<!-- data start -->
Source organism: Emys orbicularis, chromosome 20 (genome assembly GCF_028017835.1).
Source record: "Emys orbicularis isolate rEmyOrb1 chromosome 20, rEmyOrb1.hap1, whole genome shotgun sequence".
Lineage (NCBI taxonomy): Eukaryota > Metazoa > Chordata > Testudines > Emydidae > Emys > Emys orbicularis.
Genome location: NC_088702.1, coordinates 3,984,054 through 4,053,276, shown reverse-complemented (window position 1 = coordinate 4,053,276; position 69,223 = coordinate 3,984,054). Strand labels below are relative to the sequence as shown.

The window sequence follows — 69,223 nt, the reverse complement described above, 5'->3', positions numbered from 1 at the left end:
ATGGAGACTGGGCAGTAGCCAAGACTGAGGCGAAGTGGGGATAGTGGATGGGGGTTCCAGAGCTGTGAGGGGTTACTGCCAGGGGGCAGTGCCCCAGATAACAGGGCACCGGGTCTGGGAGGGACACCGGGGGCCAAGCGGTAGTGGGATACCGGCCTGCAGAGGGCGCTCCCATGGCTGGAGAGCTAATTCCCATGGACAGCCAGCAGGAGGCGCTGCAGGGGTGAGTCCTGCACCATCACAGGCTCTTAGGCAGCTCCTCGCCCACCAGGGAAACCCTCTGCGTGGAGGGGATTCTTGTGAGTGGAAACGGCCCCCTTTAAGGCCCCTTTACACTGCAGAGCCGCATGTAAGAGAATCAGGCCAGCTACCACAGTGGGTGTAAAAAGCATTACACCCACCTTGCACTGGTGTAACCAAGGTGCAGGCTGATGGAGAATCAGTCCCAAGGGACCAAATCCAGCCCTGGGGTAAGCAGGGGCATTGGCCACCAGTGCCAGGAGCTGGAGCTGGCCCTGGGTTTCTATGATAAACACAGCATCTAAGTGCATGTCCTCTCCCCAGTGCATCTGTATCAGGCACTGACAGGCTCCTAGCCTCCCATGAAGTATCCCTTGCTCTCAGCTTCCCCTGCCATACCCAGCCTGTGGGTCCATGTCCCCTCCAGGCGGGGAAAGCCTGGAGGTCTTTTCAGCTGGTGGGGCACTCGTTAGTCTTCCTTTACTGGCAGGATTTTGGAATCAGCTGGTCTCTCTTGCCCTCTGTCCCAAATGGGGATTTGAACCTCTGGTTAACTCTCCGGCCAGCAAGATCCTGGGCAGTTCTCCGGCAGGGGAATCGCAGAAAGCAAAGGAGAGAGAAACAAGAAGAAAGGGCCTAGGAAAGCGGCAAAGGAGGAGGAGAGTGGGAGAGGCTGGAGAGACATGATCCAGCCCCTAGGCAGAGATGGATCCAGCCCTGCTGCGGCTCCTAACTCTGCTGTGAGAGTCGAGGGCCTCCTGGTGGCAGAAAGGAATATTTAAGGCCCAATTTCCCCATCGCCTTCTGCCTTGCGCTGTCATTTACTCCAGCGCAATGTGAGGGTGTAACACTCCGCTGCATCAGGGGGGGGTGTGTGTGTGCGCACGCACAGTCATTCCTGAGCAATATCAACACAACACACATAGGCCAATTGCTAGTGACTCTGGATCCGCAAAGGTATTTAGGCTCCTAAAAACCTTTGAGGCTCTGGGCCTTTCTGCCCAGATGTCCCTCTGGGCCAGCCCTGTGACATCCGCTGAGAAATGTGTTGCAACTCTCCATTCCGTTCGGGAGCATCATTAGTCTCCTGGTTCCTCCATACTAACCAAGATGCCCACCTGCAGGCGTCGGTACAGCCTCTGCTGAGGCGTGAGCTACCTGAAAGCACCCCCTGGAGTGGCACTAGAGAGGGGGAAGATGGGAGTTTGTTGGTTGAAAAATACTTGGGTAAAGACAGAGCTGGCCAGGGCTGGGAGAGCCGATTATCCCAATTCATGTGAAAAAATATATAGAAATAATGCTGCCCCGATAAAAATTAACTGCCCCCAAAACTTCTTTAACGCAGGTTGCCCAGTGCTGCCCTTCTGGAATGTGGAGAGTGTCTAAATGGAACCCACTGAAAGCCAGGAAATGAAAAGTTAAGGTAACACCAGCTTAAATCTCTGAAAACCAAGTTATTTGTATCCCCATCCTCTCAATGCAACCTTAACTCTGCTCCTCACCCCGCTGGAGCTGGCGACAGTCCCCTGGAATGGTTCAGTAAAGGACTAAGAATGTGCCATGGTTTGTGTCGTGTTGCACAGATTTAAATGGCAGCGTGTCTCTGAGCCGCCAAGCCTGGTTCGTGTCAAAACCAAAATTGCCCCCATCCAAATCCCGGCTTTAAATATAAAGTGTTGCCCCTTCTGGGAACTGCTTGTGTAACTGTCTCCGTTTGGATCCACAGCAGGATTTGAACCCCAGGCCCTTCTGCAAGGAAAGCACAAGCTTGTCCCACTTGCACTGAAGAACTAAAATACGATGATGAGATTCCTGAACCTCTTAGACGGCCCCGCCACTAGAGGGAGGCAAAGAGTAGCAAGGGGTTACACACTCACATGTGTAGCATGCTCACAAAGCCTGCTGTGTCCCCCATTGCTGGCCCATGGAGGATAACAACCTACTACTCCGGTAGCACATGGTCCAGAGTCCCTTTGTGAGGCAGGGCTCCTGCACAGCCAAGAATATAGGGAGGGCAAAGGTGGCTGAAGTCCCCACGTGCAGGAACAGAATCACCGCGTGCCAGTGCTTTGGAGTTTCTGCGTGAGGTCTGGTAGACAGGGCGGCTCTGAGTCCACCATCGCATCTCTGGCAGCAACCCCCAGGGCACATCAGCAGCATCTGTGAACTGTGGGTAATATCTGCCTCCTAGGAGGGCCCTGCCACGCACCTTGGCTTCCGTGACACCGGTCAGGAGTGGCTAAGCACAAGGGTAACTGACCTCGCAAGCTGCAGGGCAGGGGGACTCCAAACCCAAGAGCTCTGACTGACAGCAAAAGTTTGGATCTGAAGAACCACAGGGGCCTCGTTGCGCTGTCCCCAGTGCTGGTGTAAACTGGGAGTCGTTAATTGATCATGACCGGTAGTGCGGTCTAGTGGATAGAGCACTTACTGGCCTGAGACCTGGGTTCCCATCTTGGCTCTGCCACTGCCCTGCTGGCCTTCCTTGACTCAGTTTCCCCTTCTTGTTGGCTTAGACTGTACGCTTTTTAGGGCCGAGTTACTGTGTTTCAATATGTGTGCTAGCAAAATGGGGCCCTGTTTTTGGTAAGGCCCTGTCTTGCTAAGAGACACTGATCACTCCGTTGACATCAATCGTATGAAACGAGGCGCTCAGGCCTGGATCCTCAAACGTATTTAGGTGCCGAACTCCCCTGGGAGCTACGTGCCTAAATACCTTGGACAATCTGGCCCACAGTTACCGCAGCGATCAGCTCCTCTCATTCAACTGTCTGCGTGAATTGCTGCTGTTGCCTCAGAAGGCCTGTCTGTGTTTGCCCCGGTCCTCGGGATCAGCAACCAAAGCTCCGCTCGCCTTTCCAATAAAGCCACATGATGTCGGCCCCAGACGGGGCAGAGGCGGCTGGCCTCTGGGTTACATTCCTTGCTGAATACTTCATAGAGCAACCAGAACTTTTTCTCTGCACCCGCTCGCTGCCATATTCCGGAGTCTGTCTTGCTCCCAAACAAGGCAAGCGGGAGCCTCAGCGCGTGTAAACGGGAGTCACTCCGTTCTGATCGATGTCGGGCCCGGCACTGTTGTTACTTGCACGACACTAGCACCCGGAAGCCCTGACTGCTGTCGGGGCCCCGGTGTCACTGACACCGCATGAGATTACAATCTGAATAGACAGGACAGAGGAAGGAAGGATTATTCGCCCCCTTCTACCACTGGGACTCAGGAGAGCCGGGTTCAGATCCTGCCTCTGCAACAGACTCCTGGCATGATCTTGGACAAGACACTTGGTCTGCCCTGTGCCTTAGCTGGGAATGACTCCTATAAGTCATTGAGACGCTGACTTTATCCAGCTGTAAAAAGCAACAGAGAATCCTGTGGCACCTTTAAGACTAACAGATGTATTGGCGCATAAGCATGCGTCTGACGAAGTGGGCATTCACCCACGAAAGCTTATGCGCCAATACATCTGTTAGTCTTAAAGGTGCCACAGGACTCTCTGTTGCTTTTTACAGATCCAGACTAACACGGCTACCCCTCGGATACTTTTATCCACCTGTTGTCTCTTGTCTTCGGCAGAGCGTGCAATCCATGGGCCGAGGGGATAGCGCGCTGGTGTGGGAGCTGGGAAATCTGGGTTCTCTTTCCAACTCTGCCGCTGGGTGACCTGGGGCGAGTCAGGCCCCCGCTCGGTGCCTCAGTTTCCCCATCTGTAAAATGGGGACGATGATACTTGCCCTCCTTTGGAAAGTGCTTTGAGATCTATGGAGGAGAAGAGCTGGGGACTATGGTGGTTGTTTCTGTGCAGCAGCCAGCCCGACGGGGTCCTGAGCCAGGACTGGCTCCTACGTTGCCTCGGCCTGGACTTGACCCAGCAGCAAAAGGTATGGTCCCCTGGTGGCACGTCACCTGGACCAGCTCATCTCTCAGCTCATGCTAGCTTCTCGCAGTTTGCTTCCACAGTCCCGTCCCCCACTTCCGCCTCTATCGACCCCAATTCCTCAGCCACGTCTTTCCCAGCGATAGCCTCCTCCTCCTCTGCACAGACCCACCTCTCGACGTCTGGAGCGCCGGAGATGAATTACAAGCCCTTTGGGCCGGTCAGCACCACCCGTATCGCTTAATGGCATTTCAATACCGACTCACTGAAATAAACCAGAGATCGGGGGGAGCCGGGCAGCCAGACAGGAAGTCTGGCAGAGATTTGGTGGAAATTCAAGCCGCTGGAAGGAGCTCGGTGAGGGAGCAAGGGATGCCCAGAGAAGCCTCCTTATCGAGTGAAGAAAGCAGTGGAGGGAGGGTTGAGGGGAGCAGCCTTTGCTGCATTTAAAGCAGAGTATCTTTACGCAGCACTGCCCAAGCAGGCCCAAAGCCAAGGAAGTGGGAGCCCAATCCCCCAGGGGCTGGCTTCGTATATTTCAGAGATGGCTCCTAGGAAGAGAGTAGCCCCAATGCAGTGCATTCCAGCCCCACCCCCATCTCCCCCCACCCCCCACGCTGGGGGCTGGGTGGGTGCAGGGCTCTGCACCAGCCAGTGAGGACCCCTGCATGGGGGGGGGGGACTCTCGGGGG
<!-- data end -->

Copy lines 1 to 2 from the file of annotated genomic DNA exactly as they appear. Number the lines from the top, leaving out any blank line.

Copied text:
Source organism: Emys orbicularis, chromosome 20 (genome assembly GCF_028017835.1).
Source record: "Emys orbicularis isolate rEmyOrb1 chromosome 20, rEmyOrb1.hap1, whole genome shotgun sequence".